Five tips to boost your mental resilience
In 2017, a paper in European Physical Journal C gained attention because of its acknowledgments. There, author Oliver Rosten had written a heartfelt note about deceased colleague, Francis Dolan. Rosten noted the high-pressure postdoc environment was one of the reasons behind Dolan’s suicide in 2011. The paper put a spotlight on the stress all researchers – including PhD students and professors, in academia and industry – face daily in laboratories.
‘Faculty are expected to do more and more with less and less support,’ says Jeff Hester, a former astrophysics professor at Arizona State University, US, who is now an executive coach. In a typical institution, a scientist is expected to not only conduct cutting-edge research, but also mentor postdocs, hire staff, write grant applications, deliver talks at conferences and serve on national committees. ‘They don’t have the background or experience for most of that,’ says Hester. ‘How do faculty respond? Typically by sacrificing themselves in a never-ending effort to do a job that is impossible to do to their own exacting standards.’
This lifestyle can take a toll on emotional health and wellbeing, particularly when combined with conscious and unconscious biases, contributing to anxiety and depression. It may even force some to quit academia altogether. And while it can be difficult to address many institutional problems directly, there are ways to address vulnerabilities at work.
We spoke to a panel of experts on how to maintain good emotional health as you forge a career in science. Mollie West Duffy is the author of No Hard Feelings: The Secret Power of Embracing Emotions At Work; Jalonne White-Newsome is an adjunct professor in environmental and occupational health at the George Washington University, US; Paul Craig is the head of the school of chemistry and materials science at Rochester Institute of Technology, US; and Ann Kwong is the co-founder and president of Trek-Therapeutics, which develops medicines for infectious diseases.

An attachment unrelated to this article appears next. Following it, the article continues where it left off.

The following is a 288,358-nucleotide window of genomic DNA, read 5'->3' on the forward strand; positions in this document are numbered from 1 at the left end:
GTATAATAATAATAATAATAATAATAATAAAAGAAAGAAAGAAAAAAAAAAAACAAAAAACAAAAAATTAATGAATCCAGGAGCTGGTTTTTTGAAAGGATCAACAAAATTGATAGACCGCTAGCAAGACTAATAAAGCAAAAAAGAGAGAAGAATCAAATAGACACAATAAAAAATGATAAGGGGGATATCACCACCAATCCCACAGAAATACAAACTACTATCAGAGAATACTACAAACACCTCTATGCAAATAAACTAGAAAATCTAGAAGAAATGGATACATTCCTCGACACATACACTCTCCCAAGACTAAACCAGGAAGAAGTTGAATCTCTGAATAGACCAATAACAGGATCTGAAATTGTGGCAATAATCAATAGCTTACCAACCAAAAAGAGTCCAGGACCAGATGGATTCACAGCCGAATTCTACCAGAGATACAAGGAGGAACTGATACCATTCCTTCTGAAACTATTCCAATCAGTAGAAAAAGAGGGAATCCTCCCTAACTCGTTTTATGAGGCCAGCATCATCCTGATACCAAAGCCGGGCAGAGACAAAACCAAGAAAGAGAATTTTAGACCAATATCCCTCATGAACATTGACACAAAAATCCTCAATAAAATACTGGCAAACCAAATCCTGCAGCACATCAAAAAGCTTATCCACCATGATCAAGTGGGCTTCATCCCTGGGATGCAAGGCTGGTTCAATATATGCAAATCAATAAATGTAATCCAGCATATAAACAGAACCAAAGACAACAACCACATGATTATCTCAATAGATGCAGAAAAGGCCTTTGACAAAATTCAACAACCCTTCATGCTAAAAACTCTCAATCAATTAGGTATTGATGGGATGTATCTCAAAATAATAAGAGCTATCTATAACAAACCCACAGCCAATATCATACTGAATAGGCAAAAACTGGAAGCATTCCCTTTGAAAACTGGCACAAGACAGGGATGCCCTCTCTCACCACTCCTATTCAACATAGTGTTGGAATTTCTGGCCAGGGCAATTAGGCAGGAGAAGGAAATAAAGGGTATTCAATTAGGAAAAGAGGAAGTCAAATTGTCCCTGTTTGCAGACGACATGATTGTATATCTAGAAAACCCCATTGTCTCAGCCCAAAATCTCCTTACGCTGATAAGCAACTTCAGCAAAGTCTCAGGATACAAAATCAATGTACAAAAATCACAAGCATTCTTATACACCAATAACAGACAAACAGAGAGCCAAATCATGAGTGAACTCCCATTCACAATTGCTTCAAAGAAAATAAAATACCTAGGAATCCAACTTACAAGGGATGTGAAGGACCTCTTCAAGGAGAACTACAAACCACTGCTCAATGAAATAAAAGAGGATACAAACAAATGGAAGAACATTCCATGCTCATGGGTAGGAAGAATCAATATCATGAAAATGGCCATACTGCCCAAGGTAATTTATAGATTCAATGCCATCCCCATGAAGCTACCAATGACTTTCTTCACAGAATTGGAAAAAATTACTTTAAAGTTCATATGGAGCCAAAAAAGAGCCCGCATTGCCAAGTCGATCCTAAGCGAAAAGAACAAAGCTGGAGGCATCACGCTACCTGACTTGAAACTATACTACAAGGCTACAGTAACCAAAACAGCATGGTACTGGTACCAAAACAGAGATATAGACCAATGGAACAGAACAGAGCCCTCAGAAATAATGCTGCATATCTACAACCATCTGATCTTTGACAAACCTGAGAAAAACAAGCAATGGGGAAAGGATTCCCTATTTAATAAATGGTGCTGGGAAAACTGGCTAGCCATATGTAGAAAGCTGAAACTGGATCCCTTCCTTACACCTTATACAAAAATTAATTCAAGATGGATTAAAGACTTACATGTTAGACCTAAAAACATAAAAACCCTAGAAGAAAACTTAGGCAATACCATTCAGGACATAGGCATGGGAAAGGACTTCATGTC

At some point in your career, you’re going to go through a difficult time personally – and that may affect your performance at work. Scientists have two choices: either bottle up their emotions or come clean about their problems to a colleague. ‘You have to think long and hard about which emotions to express at work, because you’re under more scrutiny,’ says Duffy. ‘If you express too much emotion, that can actually hurt your credibility. If you don’t express emotions at all, you won’t be seen as authentic and people won’t trust you as much.’
According to Duffy, the winning formula is share what you’re feeling (‘I’m a little stressed’) but don’t get overly emotional or yell. Moreover, choose your audience wisely. ‘There will be colleagues that you’re closer to and can share personal information with, but not others,’ Duffy says.
Develop a support system